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Work begins to establish a baseline carbon budget for U.S. coastlines
Thompson Creek, Maryland. Image: Photo by Jonathan Kellogg, Integration and Application Network; University of Maryland Center for Environmental Science. By Amanda Jacobson Snyder,May 4, 2015
Student meteorologist tackles challenge of predicting Philadelphia’s ozone pollution
Lexie Herdt presented her research at the 2015 AMS conference, where she received a second place prize for undergraduate student research poster. (Image courtesy of Herdt)
It's a complex interplay of emissions and meteorology that's difficult to get right. But one Penn State undergrad has stepped up to help make Philadelphia's forecasts more accurate.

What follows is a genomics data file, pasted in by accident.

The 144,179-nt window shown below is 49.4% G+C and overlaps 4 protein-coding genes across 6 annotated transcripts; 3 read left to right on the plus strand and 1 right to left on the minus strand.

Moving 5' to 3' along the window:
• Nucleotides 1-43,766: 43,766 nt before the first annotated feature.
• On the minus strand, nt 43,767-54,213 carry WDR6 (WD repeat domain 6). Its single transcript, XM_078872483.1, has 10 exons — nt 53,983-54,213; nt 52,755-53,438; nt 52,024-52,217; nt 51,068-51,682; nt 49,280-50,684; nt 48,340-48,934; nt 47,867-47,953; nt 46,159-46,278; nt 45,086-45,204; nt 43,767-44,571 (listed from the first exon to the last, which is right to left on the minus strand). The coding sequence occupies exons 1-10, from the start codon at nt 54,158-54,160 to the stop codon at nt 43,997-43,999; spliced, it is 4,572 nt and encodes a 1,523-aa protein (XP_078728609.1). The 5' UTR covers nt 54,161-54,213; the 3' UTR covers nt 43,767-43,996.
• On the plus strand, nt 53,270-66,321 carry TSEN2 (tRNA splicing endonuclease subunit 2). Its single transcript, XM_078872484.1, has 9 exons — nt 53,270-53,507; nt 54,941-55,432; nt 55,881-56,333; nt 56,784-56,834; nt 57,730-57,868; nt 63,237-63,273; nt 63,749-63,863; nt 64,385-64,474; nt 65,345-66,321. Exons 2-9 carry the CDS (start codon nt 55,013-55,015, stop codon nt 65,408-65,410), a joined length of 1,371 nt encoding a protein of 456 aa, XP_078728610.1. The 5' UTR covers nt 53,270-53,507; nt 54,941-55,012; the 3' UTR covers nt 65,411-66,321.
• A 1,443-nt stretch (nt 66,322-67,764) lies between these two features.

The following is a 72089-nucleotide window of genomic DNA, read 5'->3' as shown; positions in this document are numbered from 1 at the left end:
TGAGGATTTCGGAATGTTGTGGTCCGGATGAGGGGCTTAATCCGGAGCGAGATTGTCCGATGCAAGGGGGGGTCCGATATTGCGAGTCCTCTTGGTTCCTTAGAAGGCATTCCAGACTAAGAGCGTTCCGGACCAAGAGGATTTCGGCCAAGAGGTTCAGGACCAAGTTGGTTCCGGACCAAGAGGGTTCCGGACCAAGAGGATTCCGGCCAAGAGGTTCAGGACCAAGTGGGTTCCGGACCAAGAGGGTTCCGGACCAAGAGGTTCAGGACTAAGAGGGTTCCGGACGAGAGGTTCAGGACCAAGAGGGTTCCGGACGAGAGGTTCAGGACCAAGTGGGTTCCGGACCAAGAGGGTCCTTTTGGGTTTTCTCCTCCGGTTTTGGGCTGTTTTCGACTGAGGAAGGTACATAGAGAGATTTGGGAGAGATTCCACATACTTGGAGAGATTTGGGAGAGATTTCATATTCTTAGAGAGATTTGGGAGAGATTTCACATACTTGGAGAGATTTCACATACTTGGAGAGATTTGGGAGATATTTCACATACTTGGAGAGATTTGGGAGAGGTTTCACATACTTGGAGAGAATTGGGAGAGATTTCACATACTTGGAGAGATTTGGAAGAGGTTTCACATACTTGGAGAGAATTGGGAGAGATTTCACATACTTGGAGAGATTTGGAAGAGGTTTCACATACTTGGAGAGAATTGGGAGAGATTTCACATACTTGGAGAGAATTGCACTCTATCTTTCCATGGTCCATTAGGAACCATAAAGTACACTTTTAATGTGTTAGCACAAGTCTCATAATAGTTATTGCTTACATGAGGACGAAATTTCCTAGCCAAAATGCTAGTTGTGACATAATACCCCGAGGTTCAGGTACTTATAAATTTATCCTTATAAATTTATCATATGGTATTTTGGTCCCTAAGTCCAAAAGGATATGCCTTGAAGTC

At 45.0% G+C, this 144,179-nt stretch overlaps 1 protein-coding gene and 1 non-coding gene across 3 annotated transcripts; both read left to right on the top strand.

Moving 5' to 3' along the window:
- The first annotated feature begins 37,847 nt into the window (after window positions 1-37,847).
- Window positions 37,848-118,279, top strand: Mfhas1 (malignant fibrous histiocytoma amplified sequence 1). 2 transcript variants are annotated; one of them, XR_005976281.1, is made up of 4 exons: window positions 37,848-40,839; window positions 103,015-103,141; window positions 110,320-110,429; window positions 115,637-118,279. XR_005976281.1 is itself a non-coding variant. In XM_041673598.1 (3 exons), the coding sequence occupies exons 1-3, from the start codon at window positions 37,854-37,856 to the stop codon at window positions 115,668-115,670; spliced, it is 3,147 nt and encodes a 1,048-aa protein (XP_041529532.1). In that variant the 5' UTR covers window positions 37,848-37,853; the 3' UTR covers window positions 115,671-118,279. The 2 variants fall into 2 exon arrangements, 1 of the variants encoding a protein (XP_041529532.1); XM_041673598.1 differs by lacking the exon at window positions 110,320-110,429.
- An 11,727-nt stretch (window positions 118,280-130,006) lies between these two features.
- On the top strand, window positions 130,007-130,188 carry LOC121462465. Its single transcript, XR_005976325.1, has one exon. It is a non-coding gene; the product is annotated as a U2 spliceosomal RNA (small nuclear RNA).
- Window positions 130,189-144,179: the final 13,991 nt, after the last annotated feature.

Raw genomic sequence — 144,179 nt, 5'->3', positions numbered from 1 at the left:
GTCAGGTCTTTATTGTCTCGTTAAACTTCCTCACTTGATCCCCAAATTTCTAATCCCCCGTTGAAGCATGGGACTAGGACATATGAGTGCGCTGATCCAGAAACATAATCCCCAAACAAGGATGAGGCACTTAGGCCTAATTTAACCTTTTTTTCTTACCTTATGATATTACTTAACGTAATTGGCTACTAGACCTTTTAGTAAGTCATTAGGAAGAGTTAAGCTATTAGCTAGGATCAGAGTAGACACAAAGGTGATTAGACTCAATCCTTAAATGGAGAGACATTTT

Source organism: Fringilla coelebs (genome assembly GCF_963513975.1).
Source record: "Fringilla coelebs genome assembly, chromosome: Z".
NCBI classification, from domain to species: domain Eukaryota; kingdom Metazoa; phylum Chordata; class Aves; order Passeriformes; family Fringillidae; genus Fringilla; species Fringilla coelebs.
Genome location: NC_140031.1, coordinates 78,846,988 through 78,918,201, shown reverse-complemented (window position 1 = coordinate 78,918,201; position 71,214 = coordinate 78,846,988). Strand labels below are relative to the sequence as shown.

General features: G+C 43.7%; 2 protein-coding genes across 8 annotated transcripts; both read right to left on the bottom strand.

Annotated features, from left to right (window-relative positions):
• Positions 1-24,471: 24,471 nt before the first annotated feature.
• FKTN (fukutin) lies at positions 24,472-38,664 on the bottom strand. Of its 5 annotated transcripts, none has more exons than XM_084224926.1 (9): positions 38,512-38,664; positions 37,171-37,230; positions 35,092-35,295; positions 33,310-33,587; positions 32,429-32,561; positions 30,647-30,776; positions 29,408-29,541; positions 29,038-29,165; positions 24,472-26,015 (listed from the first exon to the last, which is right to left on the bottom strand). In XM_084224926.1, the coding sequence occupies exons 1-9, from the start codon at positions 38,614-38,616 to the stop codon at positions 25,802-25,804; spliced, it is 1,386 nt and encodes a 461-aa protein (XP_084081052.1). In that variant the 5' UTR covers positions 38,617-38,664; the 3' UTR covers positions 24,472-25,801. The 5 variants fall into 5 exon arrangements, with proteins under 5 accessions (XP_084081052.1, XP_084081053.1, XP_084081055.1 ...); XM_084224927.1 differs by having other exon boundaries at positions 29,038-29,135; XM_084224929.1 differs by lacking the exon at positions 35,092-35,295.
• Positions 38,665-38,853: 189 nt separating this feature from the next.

Ozone forms when other pollutants — expelled from cars or power plants, for example — react in sunlight. It's hazardous to breathe in, so forecasters try to figure out when levels will be high so they can issue an orange or red code, and warn people to stay inside.
"Since about the early 2000s, nitrogen oxides and other pollutants have been steadily decreasing in our part of the country," said Amy Huff, an air quality meteorologist at Penn State University.
That's good news, of course. But it's also meant that the statistical models developed to predict ozone no longer work. The team completely abandoned them in 2011 because they failed so miserably.